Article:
||Recombinant full length human arginase I protein produced inE. coli.
||Arginase is the fifth and final step in the urea cycle, a series of biophysical reactions in mammals during which the body disposes of harmful ammonia. Specifically, arginase converts L-arginine into L-ornithine and urea. In most mammals, two isozymes of this enzyme exist; the first, Arginase I, functions in the urea cycle, and is located primarily in the cytoplasm of the liver.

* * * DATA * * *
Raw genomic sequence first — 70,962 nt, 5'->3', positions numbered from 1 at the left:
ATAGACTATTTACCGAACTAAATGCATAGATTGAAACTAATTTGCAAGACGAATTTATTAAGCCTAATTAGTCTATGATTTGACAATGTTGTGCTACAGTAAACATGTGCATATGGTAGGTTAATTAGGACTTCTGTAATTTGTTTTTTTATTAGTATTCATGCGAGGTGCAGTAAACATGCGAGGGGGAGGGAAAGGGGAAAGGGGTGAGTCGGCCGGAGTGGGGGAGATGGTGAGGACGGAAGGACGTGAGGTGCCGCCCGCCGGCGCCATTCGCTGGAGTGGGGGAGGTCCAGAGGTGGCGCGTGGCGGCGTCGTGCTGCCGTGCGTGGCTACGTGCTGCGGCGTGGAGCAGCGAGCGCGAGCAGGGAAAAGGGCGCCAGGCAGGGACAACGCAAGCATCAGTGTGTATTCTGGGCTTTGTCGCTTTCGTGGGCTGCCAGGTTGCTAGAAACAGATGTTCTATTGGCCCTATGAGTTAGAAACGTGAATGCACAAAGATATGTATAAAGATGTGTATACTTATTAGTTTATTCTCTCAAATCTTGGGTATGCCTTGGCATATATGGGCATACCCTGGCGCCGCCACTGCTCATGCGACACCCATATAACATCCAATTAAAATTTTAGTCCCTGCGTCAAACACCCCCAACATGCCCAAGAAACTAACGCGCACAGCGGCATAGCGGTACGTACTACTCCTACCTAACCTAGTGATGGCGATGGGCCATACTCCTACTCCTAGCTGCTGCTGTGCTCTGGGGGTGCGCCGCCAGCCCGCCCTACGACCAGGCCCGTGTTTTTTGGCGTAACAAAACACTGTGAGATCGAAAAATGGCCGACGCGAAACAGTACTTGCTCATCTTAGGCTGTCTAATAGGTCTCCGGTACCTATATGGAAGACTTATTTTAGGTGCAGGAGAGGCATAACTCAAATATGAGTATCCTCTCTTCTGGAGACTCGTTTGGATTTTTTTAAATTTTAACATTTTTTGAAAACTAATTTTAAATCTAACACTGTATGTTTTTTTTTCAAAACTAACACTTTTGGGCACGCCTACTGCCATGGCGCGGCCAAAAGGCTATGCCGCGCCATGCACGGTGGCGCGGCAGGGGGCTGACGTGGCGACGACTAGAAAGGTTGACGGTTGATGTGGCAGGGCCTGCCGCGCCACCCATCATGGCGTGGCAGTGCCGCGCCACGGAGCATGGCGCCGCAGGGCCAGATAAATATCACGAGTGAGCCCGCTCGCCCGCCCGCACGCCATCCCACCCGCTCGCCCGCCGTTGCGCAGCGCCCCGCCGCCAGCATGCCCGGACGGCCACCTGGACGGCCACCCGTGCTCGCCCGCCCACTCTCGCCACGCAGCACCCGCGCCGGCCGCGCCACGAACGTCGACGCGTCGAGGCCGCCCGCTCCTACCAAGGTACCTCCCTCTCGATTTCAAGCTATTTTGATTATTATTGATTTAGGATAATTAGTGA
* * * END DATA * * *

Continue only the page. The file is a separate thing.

||Liquid. In 10mM TRIS-HCl, pH 7.5, containing 1mM β-mercaptoethanol, 1mM MnCl2 and 50% glycerol.
||±2.0U/µg protein. One unit is defined as the amount of enzyme that converts 1µmol of L-arginine to L-ornithine and urea per min. at 37°C, pH 9.5 (R.T. Schminke, et al.; J. Biol. Chem. 238, 1012 (1962)).
||Arginine and proline metabolism; Metabolic pathways; Metabolism of amino acids and derivatives